In December, the test operation of the ORBIT biomethanisation plant in Ibbenbüren ended and with it a research project for the further development of power-to-gas technology, which is becoming more and more important. ORBIT stands for “Optimierung eines Rieselbett-Bioreaktors für die dynamische mikrobielle Biosynthese von Methan mit Archaeen in Power-to-Gas-Anlagen” or “Optimisation of a trickle bed bioreactor for the dynamic microbial biosynthesis of methane with archaea in power-to-gas plants” in English. The research project had been running since July 2017 and was funded by the Federal Ministry for Economic Affairs and Energy (BMWi) with 1.14 million euros. Within a short time, it was possible to set up a functioning system. This is now to be expanded into a complete system for industrial use in further development steps. (more…)
Hybridge and Element Eins, two German flagship power-to-gas projects, have been put on hold. Managed by transmission system operators, the projects failed to secure government approval. Stakeholders now hope regulations will relax once Germany has introduced its national hydrogen strategy. Opponents warn that such a move would distort market competition.
Synthetic gases will play an important role in the full supply of renewable energies for Germany’s energy requirements. The meta-analysis of  shows that, according to several studies, an electrolysis capacity of more than 100 GW is required in the future energy system in Germany. If such an electrolysis capacity is to be installed in the course of the next few decades, it will be necessary to ramp up the market in good time so that market-driven, reliable and inexpensive plants can be made available.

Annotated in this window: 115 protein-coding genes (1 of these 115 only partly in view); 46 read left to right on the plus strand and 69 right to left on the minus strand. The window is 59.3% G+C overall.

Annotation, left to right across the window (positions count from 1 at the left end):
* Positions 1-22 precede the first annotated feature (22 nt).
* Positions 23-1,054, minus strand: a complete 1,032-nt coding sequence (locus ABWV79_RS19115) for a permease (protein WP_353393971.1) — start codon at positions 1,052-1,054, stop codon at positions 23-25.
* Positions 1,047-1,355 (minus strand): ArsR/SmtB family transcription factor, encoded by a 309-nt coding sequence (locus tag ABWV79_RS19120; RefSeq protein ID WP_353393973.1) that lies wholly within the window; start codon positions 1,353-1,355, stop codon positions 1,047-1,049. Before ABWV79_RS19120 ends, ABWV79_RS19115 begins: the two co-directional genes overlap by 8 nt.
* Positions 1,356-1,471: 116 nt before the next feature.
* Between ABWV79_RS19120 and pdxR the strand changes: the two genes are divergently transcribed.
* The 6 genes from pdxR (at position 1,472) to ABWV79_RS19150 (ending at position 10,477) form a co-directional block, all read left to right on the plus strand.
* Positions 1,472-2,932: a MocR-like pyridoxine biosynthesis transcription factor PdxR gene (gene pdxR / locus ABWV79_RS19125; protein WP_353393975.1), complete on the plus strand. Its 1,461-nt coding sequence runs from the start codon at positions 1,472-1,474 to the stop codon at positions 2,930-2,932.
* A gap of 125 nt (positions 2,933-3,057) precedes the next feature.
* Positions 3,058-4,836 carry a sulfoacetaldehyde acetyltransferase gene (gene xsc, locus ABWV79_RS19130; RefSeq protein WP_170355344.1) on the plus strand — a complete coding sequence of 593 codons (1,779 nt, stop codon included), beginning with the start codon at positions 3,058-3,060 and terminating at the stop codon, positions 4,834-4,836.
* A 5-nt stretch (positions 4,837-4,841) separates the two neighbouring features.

small, decentralized power-to-gas system was started up in a
residential development in Augsburg, Germany, at the beginning of
this year. Exytron, the Rostock-based manufacturer of the
installation, said it was the first of its kind around the globe to
store surplus renewable electricity in synthetic natural gas and
extract power when needed. With the help of the company’s
SmartEnergyTechnology, “the system reduces emissions by 70 percent
to 100 percent,” said the business’s sales director, Klaus
ZSW, the Center for Solar Energy and Hydrogen Research, has seen the addition of a new building in the state capital of Baden-Württemberg, Stuttgart, Germany. It was officially inaugurated on July 5 in the presence of the state’s economy minister, Nicole Hoffmeister-Kraut, and the mayor of Stuttgart, Fritz Kuhn. The expansion is said to house new analytical and coating equipment for PV systems in addition to power-to-gas storage units.